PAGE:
A Life Botanic

Morning is the perfect time for a walk in the leafy tranquillity of Best Western Plus Grim’s Dyke Hotel. We share our favourite spots that you must visit.
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Morning is the perfect time for a walk in the gardens at Best Western Plus Grim’s Dyke Hotel, a grand old house built on the site of Iron Age earthworks known as “Grim’s Ditch”. As I walk along well-tended pathways, the sun is breaking through the mature woodland and flooding a carpet of flowers. It’s a leafy, tranquil, almost out-of-time experience that makes it easy to forget that we are only 20 minutes from central London, in the suburbs of Harrow. 

When the house was originally built this corner of the capital would have been even more peaceful and pastoral, surrounded by 170 acres of parkland, much of which remains. This undoubtedly attracted its first owner, the artist Frederick Goodall who was known among his peers as the ‘artist gardener’ and frequently spent early mornings outside painting. The building’s design belongs to noted Scottish architect Norman Shaw who – under Goodall’s instruction – gave pride of place to the gardens. And Shaw didn’t disappoint. The house welcomes the outside in at every opportunity with views from rooms specifically angled to catch the best of the gardens as the day progresses.

Yet despite the glorious greenery, and Goodall’s large open studio to overlook them, the artist never quite settled here, selling Grim’s Dyke in 1890 to its most famous owner: W. S. Gilbert, of Gilbert and Sullivan fame. Gilbert was already a wealthy celebrity for works such as H.M.S Pinafore, illustrated overleaf, and he set about adding lavish touches throughout. Goodall’s studio became a music room,  adorned with a Cornish alabaster fireplace of his own design – said to have come to him in a vision whilst traveling in India. And it’s a sight to behold: a full bestiary of carved mythical creatures dancing in elaborate relief from floor to ceiling.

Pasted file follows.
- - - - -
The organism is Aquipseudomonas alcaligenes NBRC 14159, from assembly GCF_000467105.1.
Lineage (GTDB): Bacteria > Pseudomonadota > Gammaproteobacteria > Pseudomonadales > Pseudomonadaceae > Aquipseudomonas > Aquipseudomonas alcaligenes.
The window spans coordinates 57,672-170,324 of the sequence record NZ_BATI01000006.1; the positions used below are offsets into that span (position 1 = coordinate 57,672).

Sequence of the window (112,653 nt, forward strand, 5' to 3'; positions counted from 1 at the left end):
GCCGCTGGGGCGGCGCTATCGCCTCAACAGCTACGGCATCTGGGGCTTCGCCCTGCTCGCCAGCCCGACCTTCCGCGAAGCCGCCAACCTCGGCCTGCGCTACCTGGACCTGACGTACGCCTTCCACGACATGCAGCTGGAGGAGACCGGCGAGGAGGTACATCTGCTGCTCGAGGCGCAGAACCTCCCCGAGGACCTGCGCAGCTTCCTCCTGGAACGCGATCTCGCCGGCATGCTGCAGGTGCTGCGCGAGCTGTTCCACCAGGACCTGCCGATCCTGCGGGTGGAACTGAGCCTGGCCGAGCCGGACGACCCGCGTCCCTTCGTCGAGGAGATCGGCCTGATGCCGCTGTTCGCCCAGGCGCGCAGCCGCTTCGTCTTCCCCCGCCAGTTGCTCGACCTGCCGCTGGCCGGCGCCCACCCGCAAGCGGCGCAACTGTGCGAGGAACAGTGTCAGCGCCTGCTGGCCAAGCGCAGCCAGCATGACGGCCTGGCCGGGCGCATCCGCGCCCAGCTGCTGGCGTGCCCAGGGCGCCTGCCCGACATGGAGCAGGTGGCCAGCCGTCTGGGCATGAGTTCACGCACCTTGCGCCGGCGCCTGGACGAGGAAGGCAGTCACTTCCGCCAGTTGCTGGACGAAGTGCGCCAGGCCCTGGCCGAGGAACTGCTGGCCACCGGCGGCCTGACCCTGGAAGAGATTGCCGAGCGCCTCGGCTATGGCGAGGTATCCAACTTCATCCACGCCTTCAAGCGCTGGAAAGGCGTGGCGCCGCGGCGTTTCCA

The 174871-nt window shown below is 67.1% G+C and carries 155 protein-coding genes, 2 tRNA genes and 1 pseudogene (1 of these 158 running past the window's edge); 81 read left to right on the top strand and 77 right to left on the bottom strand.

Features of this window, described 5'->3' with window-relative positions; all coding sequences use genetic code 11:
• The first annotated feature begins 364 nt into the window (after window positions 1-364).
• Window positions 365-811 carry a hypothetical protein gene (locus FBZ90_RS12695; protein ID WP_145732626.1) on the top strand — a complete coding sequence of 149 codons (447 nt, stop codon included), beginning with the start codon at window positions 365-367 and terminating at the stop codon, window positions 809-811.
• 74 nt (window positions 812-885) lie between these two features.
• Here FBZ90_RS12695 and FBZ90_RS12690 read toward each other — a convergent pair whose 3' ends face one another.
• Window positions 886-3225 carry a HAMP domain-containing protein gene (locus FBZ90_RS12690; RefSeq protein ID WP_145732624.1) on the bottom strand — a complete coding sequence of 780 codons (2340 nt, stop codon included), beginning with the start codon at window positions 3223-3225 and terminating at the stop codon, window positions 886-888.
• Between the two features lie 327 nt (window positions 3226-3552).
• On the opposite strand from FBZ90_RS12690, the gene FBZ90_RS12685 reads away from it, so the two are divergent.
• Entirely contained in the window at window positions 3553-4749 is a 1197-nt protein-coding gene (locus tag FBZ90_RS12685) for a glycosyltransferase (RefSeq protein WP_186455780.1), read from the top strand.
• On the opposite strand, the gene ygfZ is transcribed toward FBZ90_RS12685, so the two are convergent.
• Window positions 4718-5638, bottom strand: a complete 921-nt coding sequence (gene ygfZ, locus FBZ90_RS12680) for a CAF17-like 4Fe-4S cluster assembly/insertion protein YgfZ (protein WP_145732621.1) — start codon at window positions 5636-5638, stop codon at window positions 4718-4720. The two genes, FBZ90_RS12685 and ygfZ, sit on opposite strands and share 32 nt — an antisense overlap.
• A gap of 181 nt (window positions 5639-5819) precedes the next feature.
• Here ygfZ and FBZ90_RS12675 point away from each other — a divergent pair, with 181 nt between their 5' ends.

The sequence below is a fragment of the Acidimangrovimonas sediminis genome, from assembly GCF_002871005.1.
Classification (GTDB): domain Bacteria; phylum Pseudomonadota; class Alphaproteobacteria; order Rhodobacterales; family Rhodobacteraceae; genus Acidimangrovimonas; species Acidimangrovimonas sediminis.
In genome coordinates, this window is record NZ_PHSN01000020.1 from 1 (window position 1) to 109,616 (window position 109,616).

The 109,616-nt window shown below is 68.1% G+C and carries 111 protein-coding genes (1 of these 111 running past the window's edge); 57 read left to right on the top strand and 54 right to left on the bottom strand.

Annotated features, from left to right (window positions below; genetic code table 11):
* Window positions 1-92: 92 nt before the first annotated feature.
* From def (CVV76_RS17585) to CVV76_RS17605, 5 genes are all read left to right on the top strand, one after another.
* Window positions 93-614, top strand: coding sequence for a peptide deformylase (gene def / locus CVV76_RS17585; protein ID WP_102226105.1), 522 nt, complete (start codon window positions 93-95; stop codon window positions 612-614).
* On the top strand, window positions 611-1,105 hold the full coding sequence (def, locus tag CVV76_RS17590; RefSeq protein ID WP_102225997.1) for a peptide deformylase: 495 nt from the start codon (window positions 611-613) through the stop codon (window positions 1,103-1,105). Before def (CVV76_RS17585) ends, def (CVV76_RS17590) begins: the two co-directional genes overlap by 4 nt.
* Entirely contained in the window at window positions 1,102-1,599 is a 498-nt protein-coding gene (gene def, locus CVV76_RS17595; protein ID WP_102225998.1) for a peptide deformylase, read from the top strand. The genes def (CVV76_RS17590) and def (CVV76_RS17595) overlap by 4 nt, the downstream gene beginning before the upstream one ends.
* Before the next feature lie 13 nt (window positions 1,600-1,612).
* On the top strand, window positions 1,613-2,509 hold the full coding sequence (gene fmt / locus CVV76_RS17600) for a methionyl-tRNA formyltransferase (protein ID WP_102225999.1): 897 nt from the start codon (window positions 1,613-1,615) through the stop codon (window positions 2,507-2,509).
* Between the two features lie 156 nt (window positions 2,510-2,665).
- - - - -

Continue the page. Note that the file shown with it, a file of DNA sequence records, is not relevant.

Gilbert, it seems, was not a man for subtlety. He embraced the exoticism of the age and spent much of his time strolling the halls with a pet lemur named Paul on his shoulder. But he was a prolific worker too. In his luxuriously appointed study – now the hotel bar – he wrote his last ten works. The gardens were also a passion for Gilbert and his wife;  indeed, many of Lady Gilbert’s plantings are still in evidence – from rhododendrons to towering redwoods. Her pride and joy was a superbly scented rose garden, still blooming today with many varieties that are the legacy of her collection.

Her work lives on wonderfully today through current head gardener, Helenka Jurgieleewicz, who joins me on my walk
We use both original Victorian seed varieties and more modern plants.” She explains. “I try and embody the spirit of adventure and exploration from the time, rather than just being a facsimile.

Helenka’s expert eye certainly keeps the garden a vibrant, thriving and useful place. We stroll through formal beds, ancient orchards and a kitchen garden laden with produce for the hotel restaurant. And like all the best gardens it’s an environment that exists perfectly in balance with nature - at once tamed and celebrated in all its wild glory. I can’t help feeling that Frederick Goodall and the Gilberts would still be proud to call it home.

Head gardener Helenka Jurgieleewicz’s four favourite species from the grounds:

Gunnera Manicata - A relative of rhubarb, this giant foliage plant adds drama and a lush tropical feel to the sunken rose, a wild contrast with the historical surrounds.

Chimonanthus Praecox - Originally from China, this shrub throws out small, fragrant, waxy pale-yellow blooms in the depths of winter; a real treat for those who venture out.

Rosa ‘Comte de Chambord’ -  A beautiful richly perfumed pink Portland rose; the epitome of a romantic English country garden.

Sequioadendron Giganteum - Soaring high around the perimeter of the formal gardens these Victorian statement trees often planted in pairs mark the perimeter of the formal gardens and the transition into the wider woodlands and on to Gilbert’s Lake.

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